Norman Ford

norman ford2nd Lieutenant, Royal Engineers attached 100 Squadron, Royal Air Force, killed in flying accident, 5th April 1918, aged 27

Born at Cooktown, Australia on 23 September 1890, Norman was the only son of  Edward Robert (Ford) Findlay and Eleanor Ann Louisa Lee. His father was from Woolwich but his mother was from Crowle and had worked locally as a domestic servant before emigrating to Australia in 1886.

Norman was a mining engineer and had only recently been married when he enlisted as a Private (no 1582) with the Australian Naval & Military Expedition Force on 16th August 1914. He was posted to the Kennedy Regiment and set sail for German New Guinea with a number of other new recruits on the TSS Kanowna. The Kanowna was a recently requisitioned merchant ship still with its civilian crew who had grievences with the army and on 6th September with these being unresolved they refused to stoke the ship’s boilers and mutinied. Forced to turn around and return home, Norman was one of the men discharged when the Kanowna returned to Australia on 16th September.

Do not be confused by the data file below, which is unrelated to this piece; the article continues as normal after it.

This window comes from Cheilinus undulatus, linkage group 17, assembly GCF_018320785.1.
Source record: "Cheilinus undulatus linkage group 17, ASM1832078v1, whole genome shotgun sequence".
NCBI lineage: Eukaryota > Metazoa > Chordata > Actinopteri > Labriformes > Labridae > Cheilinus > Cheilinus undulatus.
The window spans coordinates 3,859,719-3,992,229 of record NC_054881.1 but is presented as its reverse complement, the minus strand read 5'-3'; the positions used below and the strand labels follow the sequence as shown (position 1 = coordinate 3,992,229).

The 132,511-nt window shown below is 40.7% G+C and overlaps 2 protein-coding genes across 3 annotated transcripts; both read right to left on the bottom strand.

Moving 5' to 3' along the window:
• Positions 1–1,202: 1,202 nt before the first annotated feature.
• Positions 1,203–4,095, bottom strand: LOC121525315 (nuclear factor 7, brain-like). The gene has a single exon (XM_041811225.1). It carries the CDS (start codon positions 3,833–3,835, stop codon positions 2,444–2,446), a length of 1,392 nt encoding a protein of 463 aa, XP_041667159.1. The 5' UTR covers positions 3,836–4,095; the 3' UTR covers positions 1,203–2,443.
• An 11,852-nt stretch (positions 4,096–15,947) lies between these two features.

It seems that at some point in 1915 Norman returned to Britain where he enlisted in the Royal Engineers, going out to France on 16th December 1916. Whilst with the Royal Engineers he was attached, as an observer, to the Royal Flying Corps where he served first with 38 and then 100 Squadron, the first dedicated bomber squadron in the RFC.

100 Squadron flew the two-seater Farman Experimental 2 biplane where the observer sat infront of the pilot and also acted as a gunner. Norman was with 100 Squadron when it became part of the new Royal Air Force on 1st April 1918. On 3rd April they moved from their current base at Ochey to Villeneux,, west of Chalons-sur-Mare, in the Champane-Ardennes Region.

Four days later Norman was detailed to ‘go up’ with 2nd Lieutenant Leslie Collins on a training flight. Only 19, 2nd Lieutenant Collins had only recently joined the Squadron and this was his first flight in the FE2. Unfortunately no report survives as to what happened next but the aeroplane crashed killing both men.

Norman was originally buried at Mailly-le-Camp French Military Cemetery. However in 1932 his body was exhumed and reburied in the Fere-Champenoise French National Cemetery.

Further details on Norman’s life can be found on the Australian WWI Pictorial Honour Roll: